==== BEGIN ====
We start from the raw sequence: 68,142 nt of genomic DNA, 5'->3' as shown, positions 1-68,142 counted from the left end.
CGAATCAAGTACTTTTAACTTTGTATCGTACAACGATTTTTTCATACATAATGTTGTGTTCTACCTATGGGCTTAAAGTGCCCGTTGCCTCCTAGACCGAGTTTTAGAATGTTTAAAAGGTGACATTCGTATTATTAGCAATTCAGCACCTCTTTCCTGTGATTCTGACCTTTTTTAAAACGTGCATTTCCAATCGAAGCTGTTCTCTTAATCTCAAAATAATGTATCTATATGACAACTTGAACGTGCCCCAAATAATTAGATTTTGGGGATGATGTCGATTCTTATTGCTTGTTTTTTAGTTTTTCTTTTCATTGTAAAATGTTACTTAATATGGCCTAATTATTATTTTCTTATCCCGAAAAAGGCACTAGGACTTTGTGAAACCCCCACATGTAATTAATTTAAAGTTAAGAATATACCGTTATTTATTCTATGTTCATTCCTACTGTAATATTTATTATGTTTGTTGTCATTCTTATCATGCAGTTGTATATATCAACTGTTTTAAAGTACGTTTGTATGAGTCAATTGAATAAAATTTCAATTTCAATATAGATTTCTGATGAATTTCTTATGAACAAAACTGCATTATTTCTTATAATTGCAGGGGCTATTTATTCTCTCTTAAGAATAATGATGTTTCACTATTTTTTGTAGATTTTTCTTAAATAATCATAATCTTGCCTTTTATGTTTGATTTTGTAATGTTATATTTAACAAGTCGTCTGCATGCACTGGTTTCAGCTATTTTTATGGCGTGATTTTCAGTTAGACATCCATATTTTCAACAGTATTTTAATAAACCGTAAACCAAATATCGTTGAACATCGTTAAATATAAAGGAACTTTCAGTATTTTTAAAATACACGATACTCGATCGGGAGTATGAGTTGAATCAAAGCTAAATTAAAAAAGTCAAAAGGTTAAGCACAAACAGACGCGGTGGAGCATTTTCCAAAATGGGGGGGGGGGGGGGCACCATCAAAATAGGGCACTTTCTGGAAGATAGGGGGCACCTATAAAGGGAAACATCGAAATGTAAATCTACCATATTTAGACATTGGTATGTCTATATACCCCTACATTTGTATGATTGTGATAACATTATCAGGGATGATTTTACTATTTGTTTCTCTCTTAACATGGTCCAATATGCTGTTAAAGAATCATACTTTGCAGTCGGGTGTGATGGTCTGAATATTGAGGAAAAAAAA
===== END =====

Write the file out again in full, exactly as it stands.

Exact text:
We start from the raw sequence: 68,142 nt of genomic DNA, 5'->3' as shown, positions 1-68,142 counted from the left end.
CGAATCAAGTACTTTTAACTTTGTATCGTACAACGATTTTTTCATACATAATGTTGTGTTCTACCTATGGGCTTAAAGTGCCCGTTGCCTCCTAGACCGAGTTTTAGAATGTTTAAAAGGTGACATTCGTATTATTAGCAATTCAGCACCTCTTTCCTGTGATTCTGACCTTTTTTAAAACGTGCATTTCCAATCGAAGCTGTTCTCTTAATCTCAAAATAATGTATCTATATGACAACTTGAACGTGCCCCAAATAATTAGATTTTGGGGATGATGTCGATTCTTATTGCTTGTTTTTTAGTTTTTCTTTTCATTGTAAAATGTTACTTAATATGGCCTAATTATTATTTTCTTATCCCGAAAAAGGCACTAGGACTTTGTGAAACCCCCACATGTAATTAATTTAAAGTTAAGAATATACCGTTATTTATTCTATGTTCATTCCTACTGTAATATTTATTATGTTTGTTGTCATTCTTATCATGCAGTTGTATATATCAACTGTTTTAAAGTACGTTTGTATGAGTCAATTGAATAAAATTTCAATTTCAATATAGATTTCTGATGAATTTCTTATGAACAAAACTGCATTATTTCTTATAATTGCAGGGGCTATTTATTCTCTCTTAAGAATAATGATGTTTCACTATTTTTTGTAGATTTTTCTTAAATAATCATAATCTTGCCTTTTATGTTTGATTTTGTAATGTTATATTTAACAAGTCGTCTGCATGCACTGGTTTCAGCTATTTTTATGGCGTGATTTTCAGTTAGACATCCATATTTTCAACAGTATTTTAATAAACCGTAAACCAAATATCGTTGAACATCGTTAAATATAAAGGAACTTTCAGTATTTTTAAAATACACGATACTCGATCGGGAGTATGAGTTGAATCAAAGCTAAATTAAAAAAGTCAAAAGGTTAAGCACAAACAGACGCGGTGGAGCATTTTCCAAAATGGGGGGGGGGGGGGGCACCATCAAAATAGGGCACTTTCTGGAAGATAGGGGGCACCTATAAAGGGAAACATCGAAATGTAAATCTACCATATTTAGACATTGGTATGTCTATATACCCCTACATTTGTATGATTGTGATAACATTATCAGGGATGATTTTACTATTTGTTTCTCTCTTAACATGGTCCAATATGCTGTTAAAGAATCATACTTTGCAGTCGGGTGTGATGGTCTGAATATTGAGGAAAAAAAA